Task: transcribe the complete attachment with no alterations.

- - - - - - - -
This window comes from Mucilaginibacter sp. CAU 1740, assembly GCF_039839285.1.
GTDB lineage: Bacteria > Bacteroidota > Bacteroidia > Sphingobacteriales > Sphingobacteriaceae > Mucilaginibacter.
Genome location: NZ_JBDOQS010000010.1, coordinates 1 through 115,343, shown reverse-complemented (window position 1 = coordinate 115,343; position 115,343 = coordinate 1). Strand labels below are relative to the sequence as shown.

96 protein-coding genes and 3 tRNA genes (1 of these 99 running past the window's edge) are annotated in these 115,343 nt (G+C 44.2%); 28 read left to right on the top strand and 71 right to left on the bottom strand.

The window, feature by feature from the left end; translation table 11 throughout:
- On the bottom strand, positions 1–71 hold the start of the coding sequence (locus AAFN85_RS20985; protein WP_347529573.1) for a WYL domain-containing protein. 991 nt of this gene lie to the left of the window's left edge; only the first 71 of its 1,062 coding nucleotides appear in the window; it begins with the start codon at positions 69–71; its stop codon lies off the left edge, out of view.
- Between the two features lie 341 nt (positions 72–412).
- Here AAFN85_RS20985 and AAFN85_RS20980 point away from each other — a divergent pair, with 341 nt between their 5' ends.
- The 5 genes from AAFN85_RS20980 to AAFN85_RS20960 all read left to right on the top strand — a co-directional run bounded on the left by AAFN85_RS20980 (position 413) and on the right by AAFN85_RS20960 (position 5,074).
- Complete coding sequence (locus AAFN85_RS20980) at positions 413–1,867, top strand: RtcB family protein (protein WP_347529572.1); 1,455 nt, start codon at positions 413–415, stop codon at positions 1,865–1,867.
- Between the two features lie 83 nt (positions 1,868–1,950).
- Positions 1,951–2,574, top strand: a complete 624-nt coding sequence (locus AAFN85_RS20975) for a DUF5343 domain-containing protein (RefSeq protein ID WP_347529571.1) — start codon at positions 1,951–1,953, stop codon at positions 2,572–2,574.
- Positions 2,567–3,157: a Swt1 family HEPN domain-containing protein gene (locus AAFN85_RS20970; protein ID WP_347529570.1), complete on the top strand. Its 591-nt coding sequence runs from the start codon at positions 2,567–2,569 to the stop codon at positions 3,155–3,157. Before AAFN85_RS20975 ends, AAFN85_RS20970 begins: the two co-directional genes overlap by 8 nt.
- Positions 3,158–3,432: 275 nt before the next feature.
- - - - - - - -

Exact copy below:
This window comes from Mucilaginibacter sp. CAU 1740, assembly GCF_039839285.1.
GTDB lineage: Bacteria > Bacteroidota > Bacteroidia > Sphingobacteriales > Sphingobacteriaceae > Mucilaginibacter.
Genome location: NZ_JBDOQS010000010.1, coordinates 1 through 115,343, shown reverse-complemented (window position 1 = coordinate 115,343; position 115,343 = coordinate 1). Strand labels below are relative to the sequence as shown.

96 protein-coding genes and 3 tRNA genes (1 of these 99 running past the window's edge) are annotated in these 115,343 nt (G+C 44.2%); 28 read left to right on the top strand and 71 right to left on the bottom strand.

The window, feature by feature from the left end; translation table 11 throughout:
- On the bottom strand, positions 1–71 hold the start of the coding sequence (locus AAFN85_RS20985; protein WP_347529573.1) for a WYL domain-containing protein. 991 nt of this gene lie to the left of the window's left edge; only the first 71 of its 1,062 coding nucleotides appear in the window; it begins with the start codon at positions 69–71; its stop codon lies off the left edge, out of view.
- Between the two features lie 341 nt (positions 72–412).
- Here AAFN85_RS20985 and AAFN85_RS20980 point away from each other — a divergent pair, with 341 nt between their 5' ends.
- The 5 genes from AAFN85_RS20980 to AAFN85_RS20960 all read left to right on the top strand — a co-directional run bounded on the left by AAFN85_RS20980 (position 413) and on the right by AAFN85_RS20960 (position 5,074).
- Complete coding sequence (locus AAFN85_RS20980) at positions 413–1,867, top strand: RtcB family protein (protein WP_347529572.1); 1,455 nt, start codon at positions 413–415, stop codon at positions 1,865–1,867.
- Between the two features lie 83 nt (positions 1,868–1,950).
- Positions 1,951–2,574, top strand: a complete 624-nt coding sequence (locus AAFN85_RS20975) for a DUF5343 domain-containing protein (RefSeq protein ID WP_347529571.1) — start codon at positions 1,951–1,953, stop codon at positions 2,572–2,574.
- Positions 2,567–3,157: a Swt1 family HEPN domain-containing protein gene (locus AAFN85_RS20970; protein ID WP_347529570.1), complete on the top strand. Its 591-nt coding sequence runs from the start codon at positions 2,567–2,569 to the stop codon at positions 3,155–3,157. Before AAFN85_RS20975 ends, AAFN85_RS20970 begins: the two co-directional genes overlap by 8 nt.
- Positions 3,158–3,432: 275 nt before the next feature.